In response to a letter from the CEO of Disney, University of Washington president Mark A. Emmert has written his own letter. In it, he stands by the press release issued by the university’s media team, saying that it “reflects the essential points made in the research publication.” He also reiterates the study’s findings:
“The authors found a large and statistically significant reduction in vocabulary among infants age 8 to 16 months who viewed baby DVDs or videos, compared to those who did not view them. They also concluded that more research is needed to determine the reasons for this statistical association.”
Here’s the full letter:
UNIVERSITY OF WASHINGTON
OFFICE OF THE PRESIDENT
Mark A. Emmert, President
August 16, 2007
Mr. Robert Iger
President and Chief Executive Officer
The Walt Disney Company
500 South Buena Vista Street
Burbank, CA 91521
Dear Mr. Iger:
Thank you for your letter of August 13. I have reviewed the news release about the paper published by three of our faculty in the Journal of Pediatrics entitled, “Associations between Media Viewing and Language Development in Children Under Age 2 Years.” In addition, I have conferred with one of the paper’s co-authors.
The Journal of Pediatrics is a prestigious, peer-reviewed journal. Papers submitted to this journal undergo a rigorous review by experts in the field before they are accepted for publication. This process ensures that the work represented in the paper meets the high standards of scientific inquiry required by the editors of the journal and its editorial panel of distinguished scientists. The University of Washington stands behind the work of Professors Frederick Zimmerman, Dimitri Christakis, and Andrew Meltzoff.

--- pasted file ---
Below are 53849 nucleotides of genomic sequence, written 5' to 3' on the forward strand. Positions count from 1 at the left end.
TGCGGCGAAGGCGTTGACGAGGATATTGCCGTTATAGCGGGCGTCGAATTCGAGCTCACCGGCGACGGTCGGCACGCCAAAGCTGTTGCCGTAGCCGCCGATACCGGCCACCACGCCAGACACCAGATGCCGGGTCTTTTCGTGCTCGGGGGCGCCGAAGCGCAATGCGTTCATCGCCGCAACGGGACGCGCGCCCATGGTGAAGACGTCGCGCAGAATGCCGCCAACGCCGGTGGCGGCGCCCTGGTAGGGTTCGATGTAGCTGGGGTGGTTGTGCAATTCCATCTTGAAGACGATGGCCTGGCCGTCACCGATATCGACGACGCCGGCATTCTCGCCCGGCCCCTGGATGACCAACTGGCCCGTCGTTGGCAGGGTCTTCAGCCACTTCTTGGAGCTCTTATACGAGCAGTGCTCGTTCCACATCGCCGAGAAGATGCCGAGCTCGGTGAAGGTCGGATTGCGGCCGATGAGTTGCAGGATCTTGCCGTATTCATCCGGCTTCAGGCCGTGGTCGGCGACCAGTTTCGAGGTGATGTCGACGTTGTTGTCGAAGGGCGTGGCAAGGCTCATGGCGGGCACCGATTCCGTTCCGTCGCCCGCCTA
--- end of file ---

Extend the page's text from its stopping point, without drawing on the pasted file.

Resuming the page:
The paper set out to “test the association [italics added] of media exposure with language development in children under age 2 years.” It did not purport to establish a causal relationship, as the authors explicitly state in the article. The authors found a large and statistically significant reduction in vocabulary among infants age 8 to 16 months who viewed baby DVDs or videos, compared to those who did not view them. They also concluded that more research is needed to determine the reasons for this statistical association.
The authors of the study and I believe the news release reflects the essential points made in the research publication. The news release clearly is not intended to substitute for a reading of the research paper, which was made available to all the reporters who contacted our news office. The news release briefly summarizes the methodology of the study and includes the researchers’ interpretations of the findings, something in which most news media are interested and one of the reasons for issuing the release. The researchers find no inconsistencies between the content of the news release and their paper. They believe the release accurately reflects the paper’s conclusions and their commentary. For these reasons, the University of Washington will not retract its news release.
We do not view this study as the last word on the subject of the influence baby DVDs have on child development. The findings were considered significant enough to be reported in a major journal, and as a public institution we feel duty-bound to make the public aware of these findings. As we say in the release, “more research is required, particularly to examine the long-term effects of baby DVDs and videos on children’s cognitive development.” We believe that our researchers at the University of Washington will continue to be in the forefront of this important research aimed at helping parents and society enhance the lives of children.
Mark A. Emmert
UW President rejects Disney complaints [University of Washington]